I watched “A Marriage Story” last week.
It was on my bucket list last year but I only got to watch it recently. It took a long time to happen but the anticipation never subsided. Scarlett Johansson, the lead actress, never disappoints with her versatility. People from the comment section of the movie trailer on youtube highly commend the actors, the storyline, the accuracy of the scenes, etc. And so I watched it. Even though there were inappropriate dialogues and the story centralized on a legal decree that the Catholic teaching does not support, I still proceeded to watch it. I was waiting to be awestruck by Johansson’s range as an actress. To find another reason to tag her as my favorite Hollywood actress…and yes, as my favorite avenger too.
But one scene ruined it all for me. It only took this particular monologue for me to drop all my exhilaration for the movie and instantly click the ‘exit’ button of the webpage. In the scene, a divorce lawyer was explaining to Johansson’s character why mothers are always expected to be of a higher standard in terms of parenting. The lawyer continued to point out that mothers were presumed to be that way because Mary, the mother of Jesus, was the gold standard for mothers. Mary, as the lawyer described, was perfect, a virgin, who did not falter in supporting Jesus growing up. Mary was present even till the very end when she was holding her son’s body. But the father, as the lawyer stated, was not present. “God is in heaven. God was the father and He did not show up,” said the lawyer.
I watched as I tried to grasp how a movie I so desired to watch, distortedly referenced the Bible. I was dismayed. At that point, I was done tolerating movie industries in allowing scripts to mock Christian beliefs and taking the Bible out of context. But my concern is its far-greater impact on the media consumption of today’s generation. How many other Hollywood acclaimed movies are there, misleading the public on the contents of the Bible. I am disquieted by the reality that people have insensibly tolerated such, countless times. And by watching, movie after movie, consumers gradually accept them as truths. Then worse, base their lifestyles off of these.
From this personal concern, I realized how tolerating such an underestimated practice is. It is often overlooked that our lifestyles are accumulations of the things we tolerate. Like how our mindsets are the result of the thoughts we let slip, our hobbies are tasks we allow to pass the time, and our judgments on others are assessments we permit to label them. I think that we might just tolerate too much of the little things.
Evil itself creeps into our very lives through the ‘harmless’ little thoughts and actions we take of little to no account. Irritation and bitterness we unconsciously hide, the impression that we always know better, and all the other lies that the devil whispers in our minds. We should be careful about what we tolerate. Including the gestures that no one dared to call us out. Pointing out people’s mistakes in public, inappropriate humor, low-key bullying, being late, and many others. Even as we sit comfortably while our eyes are locked on the screens of our phones, we passively tolerate the internet to dump endless and senseless contents into our minds. Secular music, faith-insulting movies, dance challenges — even reading the comment section on youtube videos is a pastime now! It’s crazy to think that we spend most of our precious time on such chaotic and unholy content.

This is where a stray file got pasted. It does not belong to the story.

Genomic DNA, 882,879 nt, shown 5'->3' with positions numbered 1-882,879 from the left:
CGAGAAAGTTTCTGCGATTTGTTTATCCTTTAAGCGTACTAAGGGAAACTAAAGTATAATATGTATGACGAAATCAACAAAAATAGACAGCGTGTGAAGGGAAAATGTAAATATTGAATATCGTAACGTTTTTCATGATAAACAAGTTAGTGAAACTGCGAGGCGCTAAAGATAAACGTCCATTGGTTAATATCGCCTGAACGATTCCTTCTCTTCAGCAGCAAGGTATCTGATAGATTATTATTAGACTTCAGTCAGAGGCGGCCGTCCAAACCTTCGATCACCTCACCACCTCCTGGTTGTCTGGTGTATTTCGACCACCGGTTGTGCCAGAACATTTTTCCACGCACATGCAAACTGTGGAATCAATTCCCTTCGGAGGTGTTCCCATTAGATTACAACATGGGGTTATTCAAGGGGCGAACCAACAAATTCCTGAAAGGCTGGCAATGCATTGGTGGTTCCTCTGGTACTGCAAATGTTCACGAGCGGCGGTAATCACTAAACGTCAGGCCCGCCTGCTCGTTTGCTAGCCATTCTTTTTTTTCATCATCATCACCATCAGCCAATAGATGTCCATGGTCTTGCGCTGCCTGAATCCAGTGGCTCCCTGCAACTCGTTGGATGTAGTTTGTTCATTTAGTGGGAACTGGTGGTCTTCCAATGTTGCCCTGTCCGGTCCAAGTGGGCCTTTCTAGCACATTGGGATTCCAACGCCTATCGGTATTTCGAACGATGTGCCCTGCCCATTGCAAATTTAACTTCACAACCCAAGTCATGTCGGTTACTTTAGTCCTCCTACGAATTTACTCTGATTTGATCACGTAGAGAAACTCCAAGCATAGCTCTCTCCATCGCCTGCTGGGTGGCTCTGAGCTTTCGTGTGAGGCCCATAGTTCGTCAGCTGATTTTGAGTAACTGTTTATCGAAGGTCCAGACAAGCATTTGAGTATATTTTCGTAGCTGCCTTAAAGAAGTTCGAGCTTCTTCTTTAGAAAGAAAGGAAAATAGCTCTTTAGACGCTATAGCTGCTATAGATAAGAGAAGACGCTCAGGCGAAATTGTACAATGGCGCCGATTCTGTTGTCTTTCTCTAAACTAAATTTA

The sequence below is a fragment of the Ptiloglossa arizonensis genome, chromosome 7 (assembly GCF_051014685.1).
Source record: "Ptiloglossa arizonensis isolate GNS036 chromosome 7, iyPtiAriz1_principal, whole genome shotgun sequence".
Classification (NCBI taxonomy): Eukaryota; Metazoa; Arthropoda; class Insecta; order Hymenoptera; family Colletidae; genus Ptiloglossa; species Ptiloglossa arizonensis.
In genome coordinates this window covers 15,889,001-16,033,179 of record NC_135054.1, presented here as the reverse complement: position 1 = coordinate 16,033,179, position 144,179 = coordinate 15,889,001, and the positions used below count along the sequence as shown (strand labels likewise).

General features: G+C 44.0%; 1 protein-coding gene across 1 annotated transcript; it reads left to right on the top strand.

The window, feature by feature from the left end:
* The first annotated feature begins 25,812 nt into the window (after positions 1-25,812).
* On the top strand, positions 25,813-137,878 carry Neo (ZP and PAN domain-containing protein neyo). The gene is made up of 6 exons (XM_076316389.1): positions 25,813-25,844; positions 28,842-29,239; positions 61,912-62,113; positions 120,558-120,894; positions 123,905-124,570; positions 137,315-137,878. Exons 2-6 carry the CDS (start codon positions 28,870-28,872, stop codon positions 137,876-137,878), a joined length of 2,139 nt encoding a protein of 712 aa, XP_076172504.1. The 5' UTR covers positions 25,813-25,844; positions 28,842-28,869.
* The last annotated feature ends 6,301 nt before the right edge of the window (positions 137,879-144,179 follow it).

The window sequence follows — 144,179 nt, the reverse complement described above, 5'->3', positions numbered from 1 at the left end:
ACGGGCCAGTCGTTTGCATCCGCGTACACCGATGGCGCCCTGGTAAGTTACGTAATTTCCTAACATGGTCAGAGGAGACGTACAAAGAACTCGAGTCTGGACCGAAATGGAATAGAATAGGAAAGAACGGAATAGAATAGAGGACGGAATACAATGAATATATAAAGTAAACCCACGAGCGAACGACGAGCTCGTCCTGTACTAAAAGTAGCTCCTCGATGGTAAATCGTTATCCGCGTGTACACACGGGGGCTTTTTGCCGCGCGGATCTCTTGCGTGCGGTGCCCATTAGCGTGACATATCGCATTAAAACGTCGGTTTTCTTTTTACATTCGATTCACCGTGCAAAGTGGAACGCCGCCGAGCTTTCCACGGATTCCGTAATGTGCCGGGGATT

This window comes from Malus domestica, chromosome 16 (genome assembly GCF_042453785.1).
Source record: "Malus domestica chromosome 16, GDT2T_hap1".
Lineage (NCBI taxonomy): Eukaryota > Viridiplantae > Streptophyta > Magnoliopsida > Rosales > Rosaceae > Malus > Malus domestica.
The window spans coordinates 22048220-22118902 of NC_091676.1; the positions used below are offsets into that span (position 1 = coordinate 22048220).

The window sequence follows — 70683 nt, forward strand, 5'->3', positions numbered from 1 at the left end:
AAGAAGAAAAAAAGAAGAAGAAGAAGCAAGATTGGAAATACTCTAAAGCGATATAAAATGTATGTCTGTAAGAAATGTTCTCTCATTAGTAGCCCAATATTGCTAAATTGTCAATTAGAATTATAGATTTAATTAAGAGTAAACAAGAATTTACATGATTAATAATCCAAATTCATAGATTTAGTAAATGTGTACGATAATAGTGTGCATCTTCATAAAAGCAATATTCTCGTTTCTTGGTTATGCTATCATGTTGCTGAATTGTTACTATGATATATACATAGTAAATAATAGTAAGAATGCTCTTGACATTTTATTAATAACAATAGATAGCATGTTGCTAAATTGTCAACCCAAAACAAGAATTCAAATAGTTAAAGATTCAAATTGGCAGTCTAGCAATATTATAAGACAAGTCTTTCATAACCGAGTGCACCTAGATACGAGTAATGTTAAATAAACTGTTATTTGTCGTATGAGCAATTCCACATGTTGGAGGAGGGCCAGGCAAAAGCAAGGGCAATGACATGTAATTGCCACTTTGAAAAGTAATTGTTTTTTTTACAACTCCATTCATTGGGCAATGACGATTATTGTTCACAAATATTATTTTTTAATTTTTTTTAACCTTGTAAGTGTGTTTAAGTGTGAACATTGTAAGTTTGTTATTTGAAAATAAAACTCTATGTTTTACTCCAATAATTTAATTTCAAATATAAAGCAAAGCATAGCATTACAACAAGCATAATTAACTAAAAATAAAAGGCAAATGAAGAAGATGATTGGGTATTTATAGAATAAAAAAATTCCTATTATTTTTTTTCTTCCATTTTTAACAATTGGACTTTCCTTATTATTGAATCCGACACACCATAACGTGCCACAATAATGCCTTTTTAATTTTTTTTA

Still, tolerating is not at all bad when we use our toleration card on silence, love, generosity, patience, and the like. Truly, there could be too many things in this world. Endless content, myriad of thoughts, countless irresponsible habits, etc. I guess that’s inevitable. But the game-changer here is the proficiency to identify which ones are worth allowing. And as Catholics, it is clear that Holiness should be our moral compass in whatever we tolerate in our lives. When we find ourselves plunging on the youtube app during our free time, what kind of videos do we watch? Let me rephrase that. What kind of videos do we choose to spend our time on and allow our minds to consume? Because if there is something that video content is taking from us, it’s the time in our lives and space in our minds. Will it lead you to Holiness? Will it not? The same goes for our thoughts, emotions, and actions. If there is something we should be absorbed in, it should be the things that will lead us to Holiness. And as we start to be sensitive to what we allow ourselves to tolerate, may we always be reminded of this verse from Philippians 4:8:
“Finally, brothers and sisters, whatever is true, whatever is noble, whatever is right, whatever is pure, whatever is lovely, whatever is admirable—if anything is excellent or praiseworthy—think about such things.”
Kiana Gualberto is a Mission Volunteer of MFC Youth serving in the region of Visayas.